Seventeenth Sunday in Ordinary Time, Year A



Seventeenth Sunday in Ordinary Time, Year A

First Reading: 1 Kings 3:5, 7-12; Response: Psalm 119:57, 72, 76-77, 127-128, 129-130; Second Reading: Romans 8:28-30; Gospel: Matt 13:44-52

The First Book of Kings begins with the story of the struggle between two royal brothers to succeed their father David as king. The two brothers are Adonijah and Solomon. David was on his deathbed. Adonijah was the oldest of the two brothers, and began to take into his own hands the process of being king of all Israel. Military and religious leaders were divided about who was to succeed David. Adonijah staged an inaugural banquet, to which Nathan, Solomon and Solomon’s mother Bathsheba were not invited. Nathan approaches Bathsheba and plays on her jealousy — suggesting to her that David swore to her that her son Solomon would succeed to the throne. She goes to her senile, dying husband King David and “reminds” him that he swore that Solomon would succeed him. David falls for the deception and orders the anointing of Solomon as king. Something of a bloodbath follows Solomon’s inauguration. This includes the execution of his brother Adonijah in a dispute with Solomon over a woman of David’s harem. Some were executed because they were enemies of David, who recommended their death as revenge of injury to himself.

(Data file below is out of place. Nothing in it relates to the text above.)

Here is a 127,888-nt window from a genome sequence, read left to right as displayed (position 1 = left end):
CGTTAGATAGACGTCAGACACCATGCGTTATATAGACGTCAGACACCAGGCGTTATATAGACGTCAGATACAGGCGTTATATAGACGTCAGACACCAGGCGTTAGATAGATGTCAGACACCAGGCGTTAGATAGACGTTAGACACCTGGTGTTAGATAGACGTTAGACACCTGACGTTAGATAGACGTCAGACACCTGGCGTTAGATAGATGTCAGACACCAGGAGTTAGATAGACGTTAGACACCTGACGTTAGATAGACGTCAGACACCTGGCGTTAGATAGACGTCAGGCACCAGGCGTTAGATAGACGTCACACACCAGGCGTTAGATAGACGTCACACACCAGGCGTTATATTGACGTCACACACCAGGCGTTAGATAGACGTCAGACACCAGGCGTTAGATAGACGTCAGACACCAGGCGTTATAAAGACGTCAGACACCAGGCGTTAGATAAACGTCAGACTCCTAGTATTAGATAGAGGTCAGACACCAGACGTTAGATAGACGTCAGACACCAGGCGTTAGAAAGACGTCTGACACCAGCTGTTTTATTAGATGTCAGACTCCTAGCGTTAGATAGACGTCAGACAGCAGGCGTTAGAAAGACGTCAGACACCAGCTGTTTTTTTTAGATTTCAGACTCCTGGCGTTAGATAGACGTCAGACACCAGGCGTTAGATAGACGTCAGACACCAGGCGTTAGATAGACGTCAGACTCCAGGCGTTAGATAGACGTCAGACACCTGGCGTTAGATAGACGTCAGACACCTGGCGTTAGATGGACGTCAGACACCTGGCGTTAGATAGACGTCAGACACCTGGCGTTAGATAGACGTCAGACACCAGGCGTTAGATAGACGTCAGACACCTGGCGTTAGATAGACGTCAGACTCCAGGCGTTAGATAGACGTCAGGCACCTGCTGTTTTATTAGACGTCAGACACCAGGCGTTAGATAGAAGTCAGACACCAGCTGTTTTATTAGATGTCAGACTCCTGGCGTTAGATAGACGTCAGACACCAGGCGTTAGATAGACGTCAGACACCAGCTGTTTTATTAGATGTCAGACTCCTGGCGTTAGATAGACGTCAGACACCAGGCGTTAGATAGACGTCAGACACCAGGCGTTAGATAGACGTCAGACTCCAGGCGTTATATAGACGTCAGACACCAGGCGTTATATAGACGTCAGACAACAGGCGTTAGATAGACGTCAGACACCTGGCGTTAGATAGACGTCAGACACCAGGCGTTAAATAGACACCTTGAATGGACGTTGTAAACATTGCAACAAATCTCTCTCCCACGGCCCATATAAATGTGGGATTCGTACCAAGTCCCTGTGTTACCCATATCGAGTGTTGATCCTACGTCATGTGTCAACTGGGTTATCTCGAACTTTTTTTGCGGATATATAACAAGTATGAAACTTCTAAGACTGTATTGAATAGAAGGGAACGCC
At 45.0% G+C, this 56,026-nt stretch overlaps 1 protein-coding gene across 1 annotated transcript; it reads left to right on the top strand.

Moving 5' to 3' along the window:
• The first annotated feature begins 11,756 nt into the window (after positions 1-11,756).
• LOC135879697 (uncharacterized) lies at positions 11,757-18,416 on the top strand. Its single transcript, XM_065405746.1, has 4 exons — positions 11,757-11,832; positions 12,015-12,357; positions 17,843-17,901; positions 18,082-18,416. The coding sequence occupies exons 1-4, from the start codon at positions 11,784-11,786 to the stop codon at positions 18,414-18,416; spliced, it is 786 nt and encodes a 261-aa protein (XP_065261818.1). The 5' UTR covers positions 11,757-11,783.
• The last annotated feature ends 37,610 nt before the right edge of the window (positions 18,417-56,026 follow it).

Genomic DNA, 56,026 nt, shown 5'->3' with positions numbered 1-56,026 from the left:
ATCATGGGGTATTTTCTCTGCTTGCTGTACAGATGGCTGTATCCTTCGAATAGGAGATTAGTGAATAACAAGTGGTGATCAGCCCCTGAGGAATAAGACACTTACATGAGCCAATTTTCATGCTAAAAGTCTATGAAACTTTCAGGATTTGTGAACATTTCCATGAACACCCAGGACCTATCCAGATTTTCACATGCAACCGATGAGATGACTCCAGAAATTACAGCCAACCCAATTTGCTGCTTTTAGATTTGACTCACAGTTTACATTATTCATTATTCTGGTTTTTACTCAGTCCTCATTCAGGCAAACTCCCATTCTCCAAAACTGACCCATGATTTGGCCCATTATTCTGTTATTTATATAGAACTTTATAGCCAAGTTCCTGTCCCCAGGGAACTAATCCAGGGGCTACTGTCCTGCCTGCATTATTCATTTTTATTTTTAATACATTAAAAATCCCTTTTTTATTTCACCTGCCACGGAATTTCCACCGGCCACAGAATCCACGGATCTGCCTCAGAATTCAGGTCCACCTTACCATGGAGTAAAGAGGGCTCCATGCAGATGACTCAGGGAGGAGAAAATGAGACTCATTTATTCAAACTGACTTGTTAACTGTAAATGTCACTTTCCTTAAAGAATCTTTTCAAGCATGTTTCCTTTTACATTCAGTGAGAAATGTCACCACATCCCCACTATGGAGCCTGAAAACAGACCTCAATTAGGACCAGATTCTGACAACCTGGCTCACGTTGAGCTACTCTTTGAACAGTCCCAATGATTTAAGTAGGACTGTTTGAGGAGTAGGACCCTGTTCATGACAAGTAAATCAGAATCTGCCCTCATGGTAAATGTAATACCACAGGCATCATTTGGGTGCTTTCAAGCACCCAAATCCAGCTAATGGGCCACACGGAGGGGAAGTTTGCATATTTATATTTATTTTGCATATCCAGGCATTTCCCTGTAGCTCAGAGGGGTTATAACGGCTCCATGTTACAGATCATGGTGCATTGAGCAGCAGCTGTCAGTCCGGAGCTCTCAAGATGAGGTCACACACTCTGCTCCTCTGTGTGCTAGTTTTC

Thus, we have a not-so-pretty picture of events leading up to Solomon’s devout and humble prayer in our first reading. The winners write the history of events, and their heroes are depicted as models of virtue. The setting of the prayer is within a dream at night. God appears and addresses the young king: “Ask something of me and I will give it to you.” What would a normal young man request from such a generous offer? First, Solomon attributes to God that he became a king so young and so unskilled. So, he gives God the credit for the scheming, the deception and bloodshed that secured the throne for him. Solomon notes that he now rules a people so vast they cannot be counted (a huge exaggeration!). His request: an understanding heart to judge and distinguish right from wrong. A model young ruler! The Lord was pleased that Solomon did not ask for long life, wealth or the death of enemies, which Solomon had already done. God granted him the wisdom requested, to such a depth that no one had ever enjoyed and no one ever would; plus wealth and a long life. Solomon woke up from the dream, returned to Jerusalem, offered holocausts (sacrifices in which the whole animal is consumed by fire) and peace offerings (sacrifices in which some parts are offered to God by fire, but the rest of the animals reserved for food at the closing banquet).